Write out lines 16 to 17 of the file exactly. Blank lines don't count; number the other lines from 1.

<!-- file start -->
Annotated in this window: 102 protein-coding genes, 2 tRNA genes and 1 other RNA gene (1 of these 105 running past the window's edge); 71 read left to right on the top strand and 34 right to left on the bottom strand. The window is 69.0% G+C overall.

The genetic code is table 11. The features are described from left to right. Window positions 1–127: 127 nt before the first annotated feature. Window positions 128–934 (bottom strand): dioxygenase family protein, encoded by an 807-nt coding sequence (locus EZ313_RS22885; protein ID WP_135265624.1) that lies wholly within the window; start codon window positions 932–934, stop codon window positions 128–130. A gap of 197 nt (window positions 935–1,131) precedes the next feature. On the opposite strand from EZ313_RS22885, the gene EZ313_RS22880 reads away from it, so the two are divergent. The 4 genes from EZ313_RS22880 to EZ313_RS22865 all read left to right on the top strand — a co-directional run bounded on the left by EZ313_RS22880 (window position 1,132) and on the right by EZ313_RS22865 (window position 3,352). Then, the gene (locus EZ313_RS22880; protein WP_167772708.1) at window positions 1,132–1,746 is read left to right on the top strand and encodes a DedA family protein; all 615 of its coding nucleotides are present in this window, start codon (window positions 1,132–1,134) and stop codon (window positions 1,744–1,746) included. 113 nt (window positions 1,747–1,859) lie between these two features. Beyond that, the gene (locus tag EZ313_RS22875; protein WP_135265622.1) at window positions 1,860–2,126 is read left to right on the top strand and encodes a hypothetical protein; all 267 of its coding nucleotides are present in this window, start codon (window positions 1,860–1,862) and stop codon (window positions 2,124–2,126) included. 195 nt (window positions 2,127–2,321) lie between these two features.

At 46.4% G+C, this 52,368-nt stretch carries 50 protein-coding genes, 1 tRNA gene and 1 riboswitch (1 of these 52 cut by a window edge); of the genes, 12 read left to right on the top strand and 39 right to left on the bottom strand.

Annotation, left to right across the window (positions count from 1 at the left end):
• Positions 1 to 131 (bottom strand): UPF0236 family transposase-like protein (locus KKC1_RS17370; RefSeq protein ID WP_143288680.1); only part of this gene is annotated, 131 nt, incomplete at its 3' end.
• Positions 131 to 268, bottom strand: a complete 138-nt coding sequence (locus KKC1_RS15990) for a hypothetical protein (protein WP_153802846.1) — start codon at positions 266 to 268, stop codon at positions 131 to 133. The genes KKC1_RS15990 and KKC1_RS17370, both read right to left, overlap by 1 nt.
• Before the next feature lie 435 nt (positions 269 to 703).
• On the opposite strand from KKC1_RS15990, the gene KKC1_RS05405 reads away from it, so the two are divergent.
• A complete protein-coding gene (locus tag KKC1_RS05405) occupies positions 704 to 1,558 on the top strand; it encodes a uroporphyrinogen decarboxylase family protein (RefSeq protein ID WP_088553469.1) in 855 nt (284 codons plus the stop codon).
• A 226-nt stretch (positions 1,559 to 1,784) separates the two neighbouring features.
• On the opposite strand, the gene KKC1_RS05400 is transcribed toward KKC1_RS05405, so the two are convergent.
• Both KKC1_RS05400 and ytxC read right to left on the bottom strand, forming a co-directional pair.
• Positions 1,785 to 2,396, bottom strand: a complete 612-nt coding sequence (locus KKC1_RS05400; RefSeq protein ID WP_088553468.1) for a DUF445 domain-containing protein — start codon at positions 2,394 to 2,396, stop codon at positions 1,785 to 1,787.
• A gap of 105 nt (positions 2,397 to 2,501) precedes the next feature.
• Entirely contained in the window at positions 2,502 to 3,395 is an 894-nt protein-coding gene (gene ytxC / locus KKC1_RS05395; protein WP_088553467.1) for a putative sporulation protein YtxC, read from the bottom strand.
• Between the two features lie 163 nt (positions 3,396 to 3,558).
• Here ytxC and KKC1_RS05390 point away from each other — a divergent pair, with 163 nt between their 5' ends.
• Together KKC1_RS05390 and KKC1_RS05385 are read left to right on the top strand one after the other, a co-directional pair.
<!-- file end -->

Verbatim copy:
• Between the two features lie 163 nt (positions 3,396 to 3,558).
• Here ytxC and KKC1_RS05390 point away from each other — a divergent pair, with 163 nt between their 5' ends.